• Ethyhlene

    Ethyhlene

  • BANANA (AND OTHER FRUIT) RIPENING ROOMS – ETHYLENE GAS

    BANANA (AND OTHER FRUIT) RIPENING ROOMS – ETHYLENE GAS

    BANANA (AND OTHER FRUIT) RIPENING ROOMS - ETHYLENE GAS

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    18

  • Suggested Tomato Ripening Tips

    Suggested Tomato Ripening Tips

    Suggested Tomato Ripening Tips

  • Degreening

    Degreening

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    21

  • Ethylene Generator 1

    Ethylene Generator 1

  • Ethylene Generator 2

    Ethylene Generator 2

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    24

Ethylene is a small unsaturated hydrocarbon consisting of two carbon atoms joined by double bond with the formula C2H4 . It is found naturally as a gaseous component in petroleum deposits, and the ability of ethylene to polymerize has been utilized by petrochemical industry to produce the now –ubiquitous plastics.

Ethylene is a natural plant hormone.
Ethylene, unlike the rest of the plant hormone compounds is a gaseous hormone .It affects the growth, development, ripening, and senescence (aging) of all plants. It is normally produced in small quantities by most fruits and vegetables. Many fruits produce larger quantities of ethylene and respond with uniform ripening when exposed to an external source of ethylene. Ethylene has been found not harmful or toxic to humans in the concentrations found in ripening rooms.
In fact, ethylene was used medically as an anesthetic in concentrations significantly greater than that found in a ripening room.

Ripening
Ripening is a process in fruits that causes them to become more edible. In general, a fruit becomes sweeter, less green, and softer as it ripens.

INTRODUCTION
Bananas are the most common fruit but other exotic fruit (eg kiwi fruit) are ripened by the same process.

BACKGROUND
Bananas are harvested and imported green .Then they are ripened in specially constructed rooms by exposure to controlled atmosphere containing ethylene gas at a concentration of typically 0.l% by volume in air. Some rooms are heated by gas or electricity. The ethylene is introduced from pressurized cylinders. If the introduction of ethylene is uncontrolled there is a risk that the ethylene may reach or exceed the Lower Explosive limit (LEL) and be ignited by unprotected electrical apparatus .The LEL for ethylene is 3.1 %.The use of ethylene 5%in nitrogen balance insure good balanced exposure of banana to ethylene and there is no possibility to reach the LEL.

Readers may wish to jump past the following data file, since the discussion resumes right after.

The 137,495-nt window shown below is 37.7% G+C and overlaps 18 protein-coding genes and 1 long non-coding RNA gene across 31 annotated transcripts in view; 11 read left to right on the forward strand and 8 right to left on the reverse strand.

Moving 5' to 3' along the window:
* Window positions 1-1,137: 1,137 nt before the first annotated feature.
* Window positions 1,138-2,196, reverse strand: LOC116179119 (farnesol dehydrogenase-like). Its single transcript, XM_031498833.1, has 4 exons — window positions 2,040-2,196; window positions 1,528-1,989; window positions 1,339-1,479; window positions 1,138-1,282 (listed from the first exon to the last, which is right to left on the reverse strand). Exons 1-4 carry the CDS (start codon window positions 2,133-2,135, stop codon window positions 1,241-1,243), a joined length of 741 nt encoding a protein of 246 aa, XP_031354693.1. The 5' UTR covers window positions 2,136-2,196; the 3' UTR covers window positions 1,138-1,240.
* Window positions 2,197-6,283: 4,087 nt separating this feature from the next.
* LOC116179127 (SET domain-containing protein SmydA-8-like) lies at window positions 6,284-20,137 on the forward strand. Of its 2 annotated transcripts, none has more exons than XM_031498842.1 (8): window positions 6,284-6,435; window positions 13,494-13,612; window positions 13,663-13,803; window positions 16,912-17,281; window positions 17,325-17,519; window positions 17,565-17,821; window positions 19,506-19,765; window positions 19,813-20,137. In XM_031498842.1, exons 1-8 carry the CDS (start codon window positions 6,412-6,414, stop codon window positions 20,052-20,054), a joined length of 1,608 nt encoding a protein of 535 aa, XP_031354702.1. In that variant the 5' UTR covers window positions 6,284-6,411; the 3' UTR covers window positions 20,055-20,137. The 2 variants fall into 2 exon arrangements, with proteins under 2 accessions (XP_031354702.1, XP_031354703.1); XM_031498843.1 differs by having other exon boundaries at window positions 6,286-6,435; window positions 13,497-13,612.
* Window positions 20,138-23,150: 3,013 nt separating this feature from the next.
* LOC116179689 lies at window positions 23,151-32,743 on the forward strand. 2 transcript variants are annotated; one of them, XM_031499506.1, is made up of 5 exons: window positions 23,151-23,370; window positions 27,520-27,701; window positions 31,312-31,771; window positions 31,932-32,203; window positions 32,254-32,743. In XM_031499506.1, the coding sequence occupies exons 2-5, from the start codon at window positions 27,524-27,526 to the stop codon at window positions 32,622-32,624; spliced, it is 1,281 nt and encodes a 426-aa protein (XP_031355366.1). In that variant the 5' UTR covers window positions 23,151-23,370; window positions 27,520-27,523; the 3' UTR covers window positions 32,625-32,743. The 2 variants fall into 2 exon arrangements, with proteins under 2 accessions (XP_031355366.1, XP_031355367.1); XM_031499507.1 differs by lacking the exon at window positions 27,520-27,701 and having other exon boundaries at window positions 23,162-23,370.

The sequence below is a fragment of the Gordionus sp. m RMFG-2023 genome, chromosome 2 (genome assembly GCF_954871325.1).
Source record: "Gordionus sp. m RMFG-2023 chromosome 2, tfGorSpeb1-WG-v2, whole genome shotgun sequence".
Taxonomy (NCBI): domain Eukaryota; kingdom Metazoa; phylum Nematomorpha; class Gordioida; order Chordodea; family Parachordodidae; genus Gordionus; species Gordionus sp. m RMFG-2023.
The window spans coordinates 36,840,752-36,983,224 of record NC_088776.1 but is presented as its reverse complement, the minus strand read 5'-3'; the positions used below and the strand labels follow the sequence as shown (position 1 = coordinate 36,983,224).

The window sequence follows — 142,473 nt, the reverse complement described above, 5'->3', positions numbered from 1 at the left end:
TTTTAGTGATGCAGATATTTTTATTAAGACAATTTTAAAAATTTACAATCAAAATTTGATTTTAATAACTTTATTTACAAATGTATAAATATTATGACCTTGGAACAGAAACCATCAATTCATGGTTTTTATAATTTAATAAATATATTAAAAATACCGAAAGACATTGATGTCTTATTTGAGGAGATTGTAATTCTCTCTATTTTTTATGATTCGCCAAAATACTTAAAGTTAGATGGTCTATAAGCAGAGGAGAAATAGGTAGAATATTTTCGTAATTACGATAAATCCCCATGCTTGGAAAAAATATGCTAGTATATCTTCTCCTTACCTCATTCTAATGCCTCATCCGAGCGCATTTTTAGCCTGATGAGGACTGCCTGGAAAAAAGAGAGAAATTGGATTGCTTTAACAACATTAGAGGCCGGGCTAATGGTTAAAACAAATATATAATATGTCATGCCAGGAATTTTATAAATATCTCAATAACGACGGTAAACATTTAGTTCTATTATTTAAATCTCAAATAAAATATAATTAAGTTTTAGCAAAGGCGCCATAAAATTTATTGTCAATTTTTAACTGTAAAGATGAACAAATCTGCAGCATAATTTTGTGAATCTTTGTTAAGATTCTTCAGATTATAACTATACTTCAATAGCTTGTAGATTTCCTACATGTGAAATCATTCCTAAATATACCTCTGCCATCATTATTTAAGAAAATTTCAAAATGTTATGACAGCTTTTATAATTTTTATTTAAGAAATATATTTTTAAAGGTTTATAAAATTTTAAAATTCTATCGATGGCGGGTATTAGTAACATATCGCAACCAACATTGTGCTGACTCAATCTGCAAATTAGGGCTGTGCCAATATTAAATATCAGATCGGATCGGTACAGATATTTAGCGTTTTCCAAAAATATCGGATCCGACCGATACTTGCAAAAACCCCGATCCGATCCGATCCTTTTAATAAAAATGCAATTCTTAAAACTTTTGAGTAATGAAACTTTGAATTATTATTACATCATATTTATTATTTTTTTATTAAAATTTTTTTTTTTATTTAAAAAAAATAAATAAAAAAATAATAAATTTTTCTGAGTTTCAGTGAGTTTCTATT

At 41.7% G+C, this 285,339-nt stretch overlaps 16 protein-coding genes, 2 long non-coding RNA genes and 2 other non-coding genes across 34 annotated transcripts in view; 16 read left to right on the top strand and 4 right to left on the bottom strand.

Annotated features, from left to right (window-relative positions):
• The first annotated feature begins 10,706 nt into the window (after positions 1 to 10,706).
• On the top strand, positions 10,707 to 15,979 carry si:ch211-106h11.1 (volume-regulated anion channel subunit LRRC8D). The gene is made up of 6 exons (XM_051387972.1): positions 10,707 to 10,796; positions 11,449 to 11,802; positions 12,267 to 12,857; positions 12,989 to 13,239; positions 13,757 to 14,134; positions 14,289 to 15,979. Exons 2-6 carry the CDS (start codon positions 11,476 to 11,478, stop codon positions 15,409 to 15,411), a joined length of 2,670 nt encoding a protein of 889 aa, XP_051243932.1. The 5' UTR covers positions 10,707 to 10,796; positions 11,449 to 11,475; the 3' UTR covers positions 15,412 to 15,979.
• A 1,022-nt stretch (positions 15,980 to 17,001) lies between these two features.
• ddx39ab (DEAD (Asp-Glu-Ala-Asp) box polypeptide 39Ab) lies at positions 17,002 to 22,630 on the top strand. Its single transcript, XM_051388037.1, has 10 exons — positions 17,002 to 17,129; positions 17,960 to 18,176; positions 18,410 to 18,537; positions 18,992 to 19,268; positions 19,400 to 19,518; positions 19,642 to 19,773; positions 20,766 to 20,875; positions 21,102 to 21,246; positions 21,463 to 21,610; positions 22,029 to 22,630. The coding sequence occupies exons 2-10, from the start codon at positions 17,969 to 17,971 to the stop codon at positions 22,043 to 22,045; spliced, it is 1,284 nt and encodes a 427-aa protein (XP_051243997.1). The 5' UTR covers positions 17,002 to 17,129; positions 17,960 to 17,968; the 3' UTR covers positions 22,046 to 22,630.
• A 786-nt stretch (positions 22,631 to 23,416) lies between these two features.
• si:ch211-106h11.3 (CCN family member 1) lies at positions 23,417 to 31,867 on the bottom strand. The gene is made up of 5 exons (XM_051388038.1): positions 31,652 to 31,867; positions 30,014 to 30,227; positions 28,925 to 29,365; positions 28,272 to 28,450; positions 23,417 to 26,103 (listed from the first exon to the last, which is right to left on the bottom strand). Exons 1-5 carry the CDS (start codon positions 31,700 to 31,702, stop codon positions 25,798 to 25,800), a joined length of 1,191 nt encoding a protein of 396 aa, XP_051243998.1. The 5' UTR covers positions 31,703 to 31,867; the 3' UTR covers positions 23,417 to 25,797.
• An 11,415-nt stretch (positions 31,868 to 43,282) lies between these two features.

THE PROCESS
a. Green bananas in cartons and at a fruit pulp temperature of around 11°C are loaded into the ripening room.
b. The room is closed, cooled or heated for 12 to 16 hours until the pulp temperature reaches 15 to 17°C. The heating is then switched off.
c. Ethylene is discharged into the room at a concentration of around 0.1%. The room is then kept closed for 24 hours. The ethylene acts as a catalyst initiating the hormonal process of ripening.
d. At the end of this time the room is ventilated to clear the ethylene.
e. The room is then closed again and the atmosphere controlled at a temperature of 15 to 17°C for three to four days. The fruit pulp may reach a temperature of 32°C during this process and gases, including carbon dioxide, are evolved in substantial quantities.
f. The room is finally ventilated and the ripe fruit removed. A common way of ventilating involves opening the doors for at least 5, usually 15 minutes before entry is made. Extractor fans may also be used.

NBThe amount of ethylene gas required for a ripening room is normally calculated on the free air space after the bananas have been loaded (i.e. if bananas take up to 35% of the room size. calculate the amount of ethylene required for remaining 65% free air space).

METHODS OF INTRODUCING ETHYLENE GAS
‘Ethy-Gen’ Catalytic Generators
A method by which a liquid concentrate ‘Ethy-Gen’ is decomposed in an electrically powered catalytic generator, to produce ethylene gas. The ‘Ethy-Gen’ concentrate is supplied in containers which produce about 12 ft3 (0.33 m3) of ethylene gas. The amount of liquid put in the generator depends on size of ripening room.

Ethylene Cartridges
Each ethylene cartridge contains approximately 51g of pure ethylene and the ethylene concentration in the room may be controlled simply and accurately by using the appropriate number of cartridges. Ethylene is released by piercing the cartridge with a tool which is supplied.

Ethylene and Ethylene/Nitrogen Cylinders
The explosion risk from ethylene can be eliminated by the use of a mixture of gas consisting of 5% ethylene in nitrogen. Pure ethylene and the mixture can be obtained from British Oxygen Company Limited and Air Products Limited.